So there are instead two options available to them. Raise prices, and cut research and development — something Valeant says is an unacceptable financial risk. Again, the purpose of private equity is to minimize risk to the shareholder, not maximize benefit or viability of the company, as we already covered. It is more efficient to purchase companies that have already succeeded in their research than it is to gamble on your own.

Alright, but say that’s not egregious enough. This is just Martin Shkreli and EpiPen stuff. So what Valeant then also does is work with an online distributor, Philidor, to use Valeant products instead of generic alternatives when filling prescriptions. This way they can sell their drugs at four times market rates, and forcing insurers to take the hit when cheaper alternatives were available. Valeant invested over $100 million into Philidor.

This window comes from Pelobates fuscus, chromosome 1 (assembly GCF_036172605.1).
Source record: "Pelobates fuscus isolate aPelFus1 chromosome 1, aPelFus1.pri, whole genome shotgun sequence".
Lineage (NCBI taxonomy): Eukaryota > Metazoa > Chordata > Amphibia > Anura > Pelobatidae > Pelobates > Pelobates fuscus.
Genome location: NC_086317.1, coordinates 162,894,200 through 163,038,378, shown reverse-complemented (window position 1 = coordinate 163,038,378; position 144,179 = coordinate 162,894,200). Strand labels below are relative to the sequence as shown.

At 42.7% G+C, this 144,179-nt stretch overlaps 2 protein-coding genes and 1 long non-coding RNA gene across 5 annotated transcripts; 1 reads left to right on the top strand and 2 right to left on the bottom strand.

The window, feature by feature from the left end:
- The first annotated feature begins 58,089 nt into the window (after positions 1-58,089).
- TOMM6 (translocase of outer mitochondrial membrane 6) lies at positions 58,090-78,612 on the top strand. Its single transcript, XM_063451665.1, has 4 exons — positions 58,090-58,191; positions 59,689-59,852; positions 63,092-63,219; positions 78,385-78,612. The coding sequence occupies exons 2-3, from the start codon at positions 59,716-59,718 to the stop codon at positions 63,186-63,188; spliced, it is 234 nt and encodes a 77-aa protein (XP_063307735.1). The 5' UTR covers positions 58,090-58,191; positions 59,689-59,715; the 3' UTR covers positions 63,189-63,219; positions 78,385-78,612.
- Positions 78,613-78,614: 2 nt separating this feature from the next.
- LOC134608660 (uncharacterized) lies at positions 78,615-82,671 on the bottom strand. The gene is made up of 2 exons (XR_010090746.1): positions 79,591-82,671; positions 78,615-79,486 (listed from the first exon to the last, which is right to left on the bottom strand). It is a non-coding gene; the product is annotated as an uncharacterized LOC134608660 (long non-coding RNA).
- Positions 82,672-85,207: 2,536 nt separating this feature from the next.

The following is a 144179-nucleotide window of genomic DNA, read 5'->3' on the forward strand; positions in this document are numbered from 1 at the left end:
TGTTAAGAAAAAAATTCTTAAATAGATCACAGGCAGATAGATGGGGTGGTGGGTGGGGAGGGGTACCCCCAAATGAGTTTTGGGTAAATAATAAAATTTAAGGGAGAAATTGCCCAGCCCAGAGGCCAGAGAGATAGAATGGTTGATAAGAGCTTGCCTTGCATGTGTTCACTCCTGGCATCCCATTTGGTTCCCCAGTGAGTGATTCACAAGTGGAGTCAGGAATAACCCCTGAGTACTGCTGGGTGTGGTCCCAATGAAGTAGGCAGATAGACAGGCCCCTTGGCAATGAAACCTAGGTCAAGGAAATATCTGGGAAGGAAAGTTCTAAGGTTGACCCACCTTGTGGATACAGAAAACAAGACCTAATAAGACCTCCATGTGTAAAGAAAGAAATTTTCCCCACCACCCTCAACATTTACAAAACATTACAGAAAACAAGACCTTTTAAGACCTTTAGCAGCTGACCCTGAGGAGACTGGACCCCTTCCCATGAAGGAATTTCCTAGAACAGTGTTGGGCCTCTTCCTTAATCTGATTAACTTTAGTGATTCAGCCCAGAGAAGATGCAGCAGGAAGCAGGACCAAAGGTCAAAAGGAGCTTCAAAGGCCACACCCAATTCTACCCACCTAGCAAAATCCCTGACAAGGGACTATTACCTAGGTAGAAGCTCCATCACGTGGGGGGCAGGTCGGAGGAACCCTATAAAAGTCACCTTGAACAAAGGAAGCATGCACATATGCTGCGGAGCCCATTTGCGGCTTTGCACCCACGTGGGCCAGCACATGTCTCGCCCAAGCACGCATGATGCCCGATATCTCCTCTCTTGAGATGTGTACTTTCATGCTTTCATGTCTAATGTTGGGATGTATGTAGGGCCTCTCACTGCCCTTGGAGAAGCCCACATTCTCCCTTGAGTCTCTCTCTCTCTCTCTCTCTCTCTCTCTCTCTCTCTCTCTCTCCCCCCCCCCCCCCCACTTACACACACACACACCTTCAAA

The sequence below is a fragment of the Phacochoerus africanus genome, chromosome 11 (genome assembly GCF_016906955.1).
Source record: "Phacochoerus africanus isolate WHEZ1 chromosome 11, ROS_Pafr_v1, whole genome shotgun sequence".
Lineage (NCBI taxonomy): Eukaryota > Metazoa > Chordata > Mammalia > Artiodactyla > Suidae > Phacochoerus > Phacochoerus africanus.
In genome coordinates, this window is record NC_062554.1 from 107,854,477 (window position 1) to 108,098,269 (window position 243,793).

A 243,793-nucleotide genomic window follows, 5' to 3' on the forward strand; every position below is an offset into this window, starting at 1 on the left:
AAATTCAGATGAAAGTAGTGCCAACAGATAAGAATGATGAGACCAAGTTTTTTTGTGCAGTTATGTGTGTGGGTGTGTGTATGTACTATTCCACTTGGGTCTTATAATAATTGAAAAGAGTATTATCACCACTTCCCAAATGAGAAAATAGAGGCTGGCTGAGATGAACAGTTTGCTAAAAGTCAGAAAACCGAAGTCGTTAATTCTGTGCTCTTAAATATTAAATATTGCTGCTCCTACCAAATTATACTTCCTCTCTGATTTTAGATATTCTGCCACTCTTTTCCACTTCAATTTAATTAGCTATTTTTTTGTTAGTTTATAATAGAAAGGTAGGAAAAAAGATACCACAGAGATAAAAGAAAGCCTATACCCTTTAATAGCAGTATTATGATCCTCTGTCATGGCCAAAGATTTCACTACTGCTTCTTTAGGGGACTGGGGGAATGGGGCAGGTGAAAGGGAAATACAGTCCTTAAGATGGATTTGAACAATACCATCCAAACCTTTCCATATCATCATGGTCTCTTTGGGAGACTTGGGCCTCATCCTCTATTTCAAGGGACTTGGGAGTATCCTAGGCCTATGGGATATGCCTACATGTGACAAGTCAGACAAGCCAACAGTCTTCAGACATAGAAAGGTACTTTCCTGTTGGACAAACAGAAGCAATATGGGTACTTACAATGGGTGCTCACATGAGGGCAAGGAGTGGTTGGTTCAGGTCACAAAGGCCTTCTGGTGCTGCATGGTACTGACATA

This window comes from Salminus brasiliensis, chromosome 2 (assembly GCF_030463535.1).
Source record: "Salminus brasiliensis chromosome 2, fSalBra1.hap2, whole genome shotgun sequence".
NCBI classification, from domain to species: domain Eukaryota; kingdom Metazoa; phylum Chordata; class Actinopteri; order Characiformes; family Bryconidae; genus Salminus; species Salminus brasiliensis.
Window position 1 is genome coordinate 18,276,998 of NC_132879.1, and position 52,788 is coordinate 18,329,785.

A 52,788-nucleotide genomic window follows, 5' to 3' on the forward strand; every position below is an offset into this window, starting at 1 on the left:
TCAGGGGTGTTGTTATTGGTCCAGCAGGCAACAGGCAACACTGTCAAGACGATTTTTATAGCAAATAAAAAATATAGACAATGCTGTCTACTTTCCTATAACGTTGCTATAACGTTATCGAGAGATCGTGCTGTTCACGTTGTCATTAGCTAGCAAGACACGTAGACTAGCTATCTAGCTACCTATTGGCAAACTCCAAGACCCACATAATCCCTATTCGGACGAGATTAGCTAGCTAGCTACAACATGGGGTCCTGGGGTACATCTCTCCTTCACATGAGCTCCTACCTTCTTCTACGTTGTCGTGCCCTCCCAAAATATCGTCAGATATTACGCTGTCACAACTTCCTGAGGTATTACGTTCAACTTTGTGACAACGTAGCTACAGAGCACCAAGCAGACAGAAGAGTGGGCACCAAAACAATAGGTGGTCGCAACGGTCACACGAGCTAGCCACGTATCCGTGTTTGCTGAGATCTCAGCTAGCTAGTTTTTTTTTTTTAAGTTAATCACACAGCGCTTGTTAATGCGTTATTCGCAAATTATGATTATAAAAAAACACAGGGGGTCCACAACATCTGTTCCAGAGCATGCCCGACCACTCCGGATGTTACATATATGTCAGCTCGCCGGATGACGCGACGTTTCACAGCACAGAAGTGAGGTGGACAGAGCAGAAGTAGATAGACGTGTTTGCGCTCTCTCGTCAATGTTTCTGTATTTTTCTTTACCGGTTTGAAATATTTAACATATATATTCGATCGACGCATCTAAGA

Unethical? Certainly, they couldn’t justify it to a Senate ethics committee. But not illegal.

There is some small justice here, in that after the Senate inquiry, Valeant’s stock price plummeted 90%. But its CEO, J. Michael Pearson, would see no prosecution. The hedge fund manager behind much of Valeant, Bill Ackman, still holds a net worth of $1.1 billion dollars.

Again, you’re seeing this happen in real time with Toys R Us. Exactly what I described with Dick Smith is happening to the United States’ largest brick-and-mortar toy chain. KKR investment and Bain Capital have put the company into $5 billion of debt, but personally walked away with at least $470 million.

Private equity is involved, while the employees, shareholders and customers are committed. In a bacon-and-egg breakfast, the chicken is involved, but the pig is committed.

A problem, if you want to call it that, is that you can’t outlaw the practice of investment. Investment is an important, beneficial practice. It keeps as much money as possible in the economy being used, in a similar way that banks using deposits to give people loans does. You also can’t criminalize profit motivation.